Founder & CEO at Competitive Compliance, Co-host of Hole in the Whole, FinTech Compliance & Regulations Expert
In this article I’ll give you a quick overview of the concept of international sanctions, how they work and how it may impact a FinTech company, especially from the standpoint of technical implementation and tools.
There are so many conspiracy theories, wrong interpretations, and misconceptions about sanctions and sanctions scanning. People sometimes get totally overwhelmed and feel like sanctions and embargoes are even more stressful than GDPR or Brexit.
So, where do international sanctions come from?
Sanctions can be imposed by individual countries or international organizations and, simply speaking, there are 4 types of sanctions:
- Against a country or territory (e.g. North Korea or Crimea). These sanctions are extremely rare because territorial sanctions usually impact a lot of innocent people who happen to live or be in that place. Territorial sanctions mean that you cannot offer your services on that territory at all. For example, your perfectly valid Visa card may not work in Crimea.
- Against specific individuals, sometimes called “Specially Designated Nationals” or “SDNs.” Usually, those people are criminals, known members of terrorist organizations and politicians responsible for civil wars, human rights violations, and other international crimes.
- Against members of certain groups or organizations. For example, there are specific sanctions against members of Hamas or the Taliban, regardless of their residence or nationality. There are specific sanctions against members of certain governments or governmental organizations (for example, against certain government officials in Venezuela or members of the Iranian Revolutionary Guards). This category of sanctions does not always specify the names of individuals (because people may join these groups at any time), but rather they say that any member of this group or organization is under sanctions, and therefore you cannot offer your financial services to them.
- Against certain industries or types of commercial activities. For example, you cannot buy Iranian or Venezuelan oil, you cannot buy or sell arms with governments of certain African countries, you cannot export certain products to or from Russia, etc.
Why is this important?
People often say “Iran is under sanctions” or “Russia is under sanctions” or “Venezuela is under sanctions” and it’s not correct.
From the technical implementation standpoint, it sometimes makes a huge difference: either you block an entire country and cannot serve anyone there, or you find a way to detect and block a couple of dozens of people and can work with everyone else without breaking any laws.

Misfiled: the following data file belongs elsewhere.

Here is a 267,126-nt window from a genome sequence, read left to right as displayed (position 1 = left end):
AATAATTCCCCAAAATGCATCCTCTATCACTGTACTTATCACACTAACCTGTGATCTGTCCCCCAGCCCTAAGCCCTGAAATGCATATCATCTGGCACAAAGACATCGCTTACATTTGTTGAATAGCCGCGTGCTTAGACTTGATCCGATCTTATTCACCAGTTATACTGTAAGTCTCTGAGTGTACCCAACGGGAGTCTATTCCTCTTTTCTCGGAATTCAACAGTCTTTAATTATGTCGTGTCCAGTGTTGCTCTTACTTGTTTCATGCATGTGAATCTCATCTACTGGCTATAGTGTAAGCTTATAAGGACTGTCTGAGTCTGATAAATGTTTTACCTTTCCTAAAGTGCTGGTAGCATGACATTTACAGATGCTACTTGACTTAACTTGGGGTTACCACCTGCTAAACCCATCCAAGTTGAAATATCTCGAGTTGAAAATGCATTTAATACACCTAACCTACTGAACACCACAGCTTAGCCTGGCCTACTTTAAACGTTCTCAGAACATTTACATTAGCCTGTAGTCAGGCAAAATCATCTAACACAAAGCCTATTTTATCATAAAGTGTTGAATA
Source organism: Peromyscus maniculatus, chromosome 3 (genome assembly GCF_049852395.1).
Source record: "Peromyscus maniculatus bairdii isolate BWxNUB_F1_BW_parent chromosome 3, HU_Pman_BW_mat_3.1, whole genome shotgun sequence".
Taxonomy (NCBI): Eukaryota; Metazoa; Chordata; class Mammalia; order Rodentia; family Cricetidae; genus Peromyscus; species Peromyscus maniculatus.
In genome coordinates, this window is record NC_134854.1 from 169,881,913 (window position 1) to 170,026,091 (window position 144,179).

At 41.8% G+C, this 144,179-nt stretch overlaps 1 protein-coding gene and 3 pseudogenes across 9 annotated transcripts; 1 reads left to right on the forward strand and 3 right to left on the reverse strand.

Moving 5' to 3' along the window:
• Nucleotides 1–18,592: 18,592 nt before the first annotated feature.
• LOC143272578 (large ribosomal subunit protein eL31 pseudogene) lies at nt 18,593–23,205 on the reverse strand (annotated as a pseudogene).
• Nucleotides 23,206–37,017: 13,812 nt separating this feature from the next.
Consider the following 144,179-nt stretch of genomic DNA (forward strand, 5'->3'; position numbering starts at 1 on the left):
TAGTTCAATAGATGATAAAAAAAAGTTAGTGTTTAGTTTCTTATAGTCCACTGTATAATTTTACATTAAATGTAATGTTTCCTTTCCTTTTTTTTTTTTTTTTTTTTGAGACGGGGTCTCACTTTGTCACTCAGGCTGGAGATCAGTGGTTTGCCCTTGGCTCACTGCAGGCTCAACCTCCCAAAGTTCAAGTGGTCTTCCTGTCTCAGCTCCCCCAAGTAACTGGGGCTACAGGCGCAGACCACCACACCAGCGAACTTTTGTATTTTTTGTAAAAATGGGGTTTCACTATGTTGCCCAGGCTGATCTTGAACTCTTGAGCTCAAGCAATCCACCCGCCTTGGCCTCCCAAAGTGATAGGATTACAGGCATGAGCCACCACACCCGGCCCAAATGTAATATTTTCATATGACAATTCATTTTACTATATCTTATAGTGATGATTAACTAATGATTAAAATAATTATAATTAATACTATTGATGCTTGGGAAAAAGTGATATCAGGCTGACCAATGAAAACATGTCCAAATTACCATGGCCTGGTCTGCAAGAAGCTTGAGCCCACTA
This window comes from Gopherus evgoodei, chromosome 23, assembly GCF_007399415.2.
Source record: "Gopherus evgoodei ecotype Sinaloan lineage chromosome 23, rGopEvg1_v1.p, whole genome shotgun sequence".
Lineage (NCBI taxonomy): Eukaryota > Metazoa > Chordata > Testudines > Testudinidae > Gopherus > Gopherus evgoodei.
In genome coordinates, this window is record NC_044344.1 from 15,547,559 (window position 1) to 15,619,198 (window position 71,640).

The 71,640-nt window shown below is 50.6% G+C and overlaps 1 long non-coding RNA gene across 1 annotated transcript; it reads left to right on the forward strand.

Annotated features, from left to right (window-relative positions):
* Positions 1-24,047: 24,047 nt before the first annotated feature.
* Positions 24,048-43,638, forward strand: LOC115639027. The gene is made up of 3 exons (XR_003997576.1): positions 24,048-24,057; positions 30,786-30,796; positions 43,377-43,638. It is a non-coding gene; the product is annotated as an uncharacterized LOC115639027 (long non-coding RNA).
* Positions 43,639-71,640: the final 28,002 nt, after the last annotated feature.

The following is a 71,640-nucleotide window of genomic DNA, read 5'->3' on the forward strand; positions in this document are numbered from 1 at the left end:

On the other hand – the consequences of even a single mistake can be huge, especially if those are OFAC (US) sanctions.
“Fun” facts: there are some contradictory and mutually exclusive sets of sanctions, which can make the life of a compliance officer super interesting. The most common examples would be Cuba (the US still has sanctions against most activities in Cuba, but Europe has nothing against Cuba whatsoever) and Russia vs Ukraine (where both countries claim that the other side is an occupant and international criminal).
How do you go about the technical implementation of sanctions compliance to keep it simple and reasonable?
Usually, I recommend to implement the following basic rules (obviously those are a very general set of guiding principles, just for an illustration purpose):
- IP block North Korea and Crimea as a minimum.
- If you have US-based financial partners, they will likely force you to block Cuba, because they would want all their partners to be OFAC-compliant. Even if you are in Europe.
- Don’t support countries where there are lots of problems and little economic opportunity. For example, many of my clients decide not to support countries that are suffering from a long history of civil wars, or with known active terrorist organizations on their territory, simply because it’s hard to know for sure who is who in these countries, and it’s easier not to support these countries than to investigate extensively each application from there and treat it as high risk with enhanced monitoring requirements going forward. So, even though there are no sanctions against certain countries, you may still decide not to support them, purely based on risk/opportunity analysis.
- There are countries with political problems and restrictions around some economic activities there (e.g. various sanctions against certain industries and government officials in Russia) or even with known terrorist groups operating there (e.g. Taliban in Pakistan), but the overall economic opportunity is still interesting for many. In this case, you may decide to invest in good monitoring tools, hire experienced native-speakers for investigative work, and this would allow you to support, for example, Russian or Pakistani clients with reasonable safeguards.
Hope this summary was helpful. If you have any questions – feel free to reach out. You can find my contact details on my company website.